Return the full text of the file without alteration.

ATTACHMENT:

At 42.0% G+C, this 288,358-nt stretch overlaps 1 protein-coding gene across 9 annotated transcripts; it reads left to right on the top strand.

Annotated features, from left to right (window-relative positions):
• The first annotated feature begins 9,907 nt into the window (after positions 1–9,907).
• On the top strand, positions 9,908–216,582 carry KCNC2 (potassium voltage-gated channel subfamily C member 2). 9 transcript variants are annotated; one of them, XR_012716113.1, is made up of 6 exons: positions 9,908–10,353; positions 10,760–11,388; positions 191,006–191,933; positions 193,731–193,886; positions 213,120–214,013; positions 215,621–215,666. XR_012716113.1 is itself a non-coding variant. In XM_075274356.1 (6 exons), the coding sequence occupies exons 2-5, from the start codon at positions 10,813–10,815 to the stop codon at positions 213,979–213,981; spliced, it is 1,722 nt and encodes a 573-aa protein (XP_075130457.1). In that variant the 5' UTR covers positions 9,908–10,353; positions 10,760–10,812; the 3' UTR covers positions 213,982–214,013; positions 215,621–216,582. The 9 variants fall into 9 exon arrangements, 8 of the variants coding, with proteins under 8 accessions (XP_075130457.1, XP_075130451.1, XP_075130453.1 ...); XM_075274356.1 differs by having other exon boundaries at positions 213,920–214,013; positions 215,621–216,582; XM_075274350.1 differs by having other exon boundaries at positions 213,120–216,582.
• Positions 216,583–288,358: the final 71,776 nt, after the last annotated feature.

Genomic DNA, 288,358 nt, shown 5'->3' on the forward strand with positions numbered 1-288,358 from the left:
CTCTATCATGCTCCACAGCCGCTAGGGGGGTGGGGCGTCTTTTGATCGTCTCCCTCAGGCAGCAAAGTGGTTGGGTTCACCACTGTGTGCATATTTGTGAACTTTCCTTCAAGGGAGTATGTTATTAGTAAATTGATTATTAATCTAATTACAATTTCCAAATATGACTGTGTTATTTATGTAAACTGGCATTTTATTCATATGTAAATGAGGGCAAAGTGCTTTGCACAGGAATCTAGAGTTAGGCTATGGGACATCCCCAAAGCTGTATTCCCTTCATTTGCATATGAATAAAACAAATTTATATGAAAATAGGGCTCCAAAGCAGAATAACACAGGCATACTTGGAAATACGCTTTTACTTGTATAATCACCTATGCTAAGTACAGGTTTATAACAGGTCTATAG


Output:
At 42.0% G+C, this 288,358-nt stretch overlaps 1 protein-coding gene across 9 annotated transcripts; it reads left to right on the top strand.

Annotated features, from left to right (window-relative positions):
• The first annotated feature begins 9,907 nt into the window (after positions 1–9,907).
• On the top strand, positions 9,908–216,582 carry KCNC2 (potassium voltage-gated channel subfamily C member 2). 9 transcript variants are annotated; one of them, XR_012716113.1, is made up of 6 exons: positions 9,908–10,353; positions 10,760–11,388; positions 191,006–191,933; positions 193,731–193,886; positions 213,120–214,013; positions 215,621–215,666. XR_012716113.1 is itself a non-coding variant. In XM_075274356.1 (6 exons), the coding sequence occupies exons 2-5, from the start codon at positions 10,813–10,815 to the stop codon at positions 213,979–213,981; spliced, it is 1,722 nt and encodes a 573-aa protein (XP_075130457.1). In that variant the 5' UTR covers positions 9,908–10,353; positions 10,760–10,812; the 3' UTR covers positions 213,982–214,013; positions 215,621–216,582. The 9 variants fall into 9 exon arrangements, 8 of the variants coding, with proteins under 8 accessions (XP_075130457.1, XP_075130451.1, XP_075130453.1 ...); XM_075274356.1 differs by having other exon boundaries at positions 213,920–214,013; positions 215,621–216,582; XM_075274350.1 differs by having other exon boundaries at positions 213,120–216,582.
• Positions 216,583–288,358: the final 71,776 nt, after the last annotated feature.

Genomic DNA, 288,358 nt, shown 5'->3' on the forward strand with positions numbered 1-288,358 from the left:
CTCTATCATGCTCCACAGCCGCTAGGGGGGTGGGGCGTCTTTTGATCGTCTCCCTCAGGCAGCAAAGTGGTTGGGTTCACCACTGTGTGCATATTTGTGAACTTTCCTTCAAGGGAGTATGTTATTAGTAAATTGATTATTAATCTAATTACAATTTCCAAATATGACTGTGTTATTTATGTAAACTGGCATTTTATTCATATGTAAATGAGGGCAAAGTGCTTTGCACAGGAATCTAGAGTTAGGCTATGGGACATCCCCAAAGCTGTATTCCCTTCATTTGCATATGAATAAAACAAATTTATATGAAAATAGGGCTCCAAAGCAGAATAACACAGGCATACTTGGAAATACGCTTTTACTTGTATAATCACCTATGCTAAGTACAGGTTTATAACAGGTCTATAG